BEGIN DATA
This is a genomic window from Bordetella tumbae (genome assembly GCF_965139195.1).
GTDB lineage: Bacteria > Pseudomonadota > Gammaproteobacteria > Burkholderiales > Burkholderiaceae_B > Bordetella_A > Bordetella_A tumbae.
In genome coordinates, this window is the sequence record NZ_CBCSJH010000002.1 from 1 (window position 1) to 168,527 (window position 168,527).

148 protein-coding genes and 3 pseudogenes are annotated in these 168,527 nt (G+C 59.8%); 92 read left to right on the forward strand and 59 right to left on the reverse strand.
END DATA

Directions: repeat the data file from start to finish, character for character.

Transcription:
This is a genomic window from Bordetella tumbae (genome assembly GCF_965139195.1).
GTDB lineage: Bacteria > Pseudomonadota > Gammaproteobacteria > Burkholderiales > Burkholderiaceae_B > Bordetella_A > Bordetella_A tumbae.
In genome coordinates, this window is the sequence record NZ_CBCSJH010000002.1 from 1 (window position 1) to 168,527 (window position 168,527).

148 protein-coding genes and 3 pseudogenes are annotated in these 168,527 nt (G+C 59.8%); 92 read left to right on the forward strand and 59 right to left on the reverse strand.